Bagoas (Old Persian: 𐎲𐎦𐎡 Bagoi, Ancient Greek: Βαγώας Bagōas) was a eunuch in the Persian Empire in the 4th Century BCE, said to have been the catamite of Darius III, and later the Eromenos (Beloved) of Alexander the Great.
According to Plutarch, Bagoas won a dancing contest after the Macedonian crossing of the Gedrosian Desert. The Macedonian troops, with whom Bagoas was very popular, demanded that king Alexander should kiss Bagoas, and he did so.
- Bagoas is the narrator and title character of The Persian Boy, the historical novel by Mary Renault, which portrays him sympathetically. He reappears in a smaller but still significant role in the sequel Funeral Games.
- He makes an even briefer appearance in Les Conquêtes d'Alexandre by Roger Peyrefitte. Peyrefitte, unlike Renault, has Bagoas riding to battle by the side of Darius.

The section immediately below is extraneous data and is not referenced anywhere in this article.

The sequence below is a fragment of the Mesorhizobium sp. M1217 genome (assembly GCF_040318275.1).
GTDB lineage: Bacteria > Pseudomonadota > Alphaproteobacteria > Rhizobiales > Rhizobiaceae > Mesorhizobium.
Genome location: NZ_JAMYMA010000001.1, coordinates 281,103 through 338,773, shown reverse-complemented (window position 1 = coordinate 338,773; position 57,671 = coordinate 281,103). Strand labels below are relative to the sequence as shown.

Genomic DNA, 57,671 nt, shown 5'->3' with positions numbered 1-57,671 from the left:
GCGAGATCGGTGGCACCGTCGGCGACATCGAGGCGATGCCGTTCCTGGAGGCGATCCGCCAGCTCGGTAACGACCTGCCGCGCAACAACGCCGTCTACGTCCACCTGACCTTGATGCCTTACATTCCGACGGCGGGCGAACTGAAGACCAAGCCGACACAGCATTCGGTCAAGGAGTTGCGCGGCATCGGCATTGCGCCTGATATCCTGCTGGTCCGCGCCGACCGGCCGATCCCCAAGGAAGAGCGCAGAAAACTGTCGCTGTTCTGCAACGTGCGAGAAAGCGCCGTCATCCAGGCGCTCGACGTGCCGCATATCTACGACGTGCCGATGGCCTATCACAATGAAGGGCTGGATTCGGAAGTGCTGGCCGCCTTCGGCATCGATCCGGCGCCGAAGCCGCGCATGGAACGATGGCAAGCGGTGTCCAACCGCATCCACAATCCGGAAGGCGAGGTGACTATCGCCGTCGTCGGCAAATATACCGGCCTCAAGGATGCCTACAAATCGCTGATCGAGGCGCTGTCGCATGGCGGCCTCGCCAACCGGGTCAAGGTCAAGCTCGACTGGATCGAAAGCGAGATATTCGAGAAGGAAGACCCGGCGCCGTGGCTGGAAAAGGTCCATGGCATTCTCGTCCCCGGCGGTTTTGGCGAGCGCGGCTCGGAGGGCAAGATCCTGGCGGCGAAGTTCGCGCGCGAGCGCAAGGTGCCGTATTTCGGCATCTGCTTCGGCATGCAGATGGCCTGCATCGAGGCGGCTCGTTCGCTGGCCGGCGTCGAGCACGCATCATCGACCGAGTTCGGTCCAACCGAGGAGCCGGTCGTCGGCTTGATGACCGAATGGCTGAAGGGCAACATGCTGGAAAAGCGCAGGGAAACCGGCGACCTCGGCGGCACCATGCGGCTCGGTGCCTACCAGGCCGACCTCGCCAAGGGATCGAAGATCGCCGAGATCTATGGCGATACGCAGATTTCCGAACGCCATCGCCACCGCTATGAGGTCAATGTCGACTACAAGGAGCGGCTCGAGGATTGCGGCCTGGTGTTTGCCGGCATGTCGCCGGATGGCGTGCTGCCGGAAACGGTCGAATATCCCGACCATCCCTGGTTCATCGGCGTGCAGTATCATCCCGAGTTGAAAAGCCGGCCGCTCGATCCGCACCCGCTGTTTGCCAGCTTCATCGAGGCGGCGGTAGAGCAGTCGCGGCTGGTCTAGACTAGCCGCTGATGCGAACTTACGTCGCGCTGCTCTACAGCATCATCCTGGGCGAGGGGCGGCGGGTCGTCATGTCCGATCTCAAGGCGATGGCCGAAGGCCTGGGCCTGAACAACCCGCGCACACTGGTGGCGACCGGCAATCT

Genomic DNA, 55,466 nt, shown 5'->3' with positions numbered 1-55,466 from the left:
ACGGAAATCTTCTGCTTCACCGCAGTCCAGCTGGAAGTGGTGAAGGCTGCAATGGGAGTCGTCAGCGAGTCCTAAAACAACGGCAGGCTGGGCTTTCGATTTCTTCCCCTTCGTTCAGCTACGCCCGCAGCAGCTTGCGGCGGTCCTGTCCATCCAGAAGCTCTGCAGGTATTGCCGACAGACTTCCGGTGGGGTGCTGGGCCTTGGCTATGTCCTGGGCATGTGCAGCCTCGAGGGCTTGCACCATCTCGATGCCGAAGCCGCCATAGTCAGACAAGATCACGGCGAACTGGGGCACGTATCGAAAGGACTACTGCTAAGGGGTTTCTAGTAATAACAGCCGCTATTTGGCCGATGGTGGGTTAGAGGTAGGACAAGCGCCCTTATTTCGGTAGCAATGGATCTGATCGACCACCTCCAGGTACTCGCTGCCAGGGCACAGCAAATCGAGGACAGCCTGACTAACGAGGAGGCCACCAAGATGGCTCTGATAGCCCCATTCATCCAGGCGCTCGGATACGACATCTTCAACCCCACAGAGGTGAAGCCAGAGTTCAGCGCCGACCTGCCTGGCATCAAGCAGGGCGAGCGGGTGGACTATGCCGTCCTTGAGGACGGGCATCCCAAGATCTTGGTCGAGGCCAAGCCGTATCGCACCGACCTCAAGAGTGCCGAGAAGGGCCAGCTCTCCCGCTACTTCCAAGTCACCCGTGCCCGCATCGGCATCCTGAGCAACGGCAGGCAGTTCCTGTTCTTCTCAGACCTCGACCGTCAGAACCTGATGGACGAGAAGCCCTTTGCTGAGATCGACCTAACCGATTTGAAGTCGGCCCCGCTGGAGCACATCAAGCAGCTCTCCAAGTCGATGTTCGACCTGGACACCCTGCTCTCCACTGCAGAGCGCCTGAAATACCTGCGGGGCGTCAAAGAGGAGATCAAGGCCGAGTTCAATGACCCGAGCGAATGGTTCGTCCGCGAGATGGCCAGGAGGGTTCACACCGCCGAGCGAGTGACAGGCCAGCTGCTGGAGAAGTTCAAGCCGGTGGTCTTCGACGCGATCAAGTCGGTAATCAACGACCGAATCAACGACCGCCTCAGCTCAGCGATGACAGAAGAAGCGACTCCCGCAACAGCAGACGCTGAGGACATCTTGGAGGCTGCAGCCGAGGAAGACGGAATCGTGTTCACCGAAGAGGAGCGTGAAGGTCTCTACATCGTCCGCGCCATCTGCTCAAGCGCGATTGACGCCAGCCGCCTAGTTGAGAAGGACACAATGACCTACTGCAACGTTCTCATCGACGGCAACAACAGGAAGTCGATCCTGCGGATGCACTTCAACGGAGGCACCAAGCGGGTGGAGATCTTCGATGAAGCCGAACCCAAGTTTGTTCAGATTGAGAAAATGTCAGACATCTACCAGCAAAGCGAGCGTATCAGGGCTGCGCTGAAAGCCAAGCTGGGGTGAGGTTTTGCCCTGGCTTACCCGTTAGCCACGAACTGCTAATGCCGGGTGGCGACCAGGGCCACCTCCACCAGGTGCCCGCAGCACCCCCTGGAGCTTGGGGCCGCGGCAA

- He is also a major character in Jo Graham's novel Stealing Fire, part of her Numinous World series. Graham's Bagoas is basically the same as Renault's, except that he is more willing to find a new lover after the death of Alexander.
- He is played by Francisco Bosch in the Oliver Stone film Alexander (2004), which is based in part on Renault's writings.
- Athenaeus, Deipnosophistae, xiii; Plutarch, Parallel Lives, "Alexander", 67; Aelian, Varia Historia, iii. 23; Curtius, Historiae Alexandri Magni, vi. 5; x. 1
- "Bagoas Pleads on Behalf of Nabarzanes," illuminated parchment by the Master of the Jardin de vertueuse consolation, in the collection of the J. Paul Getty Museum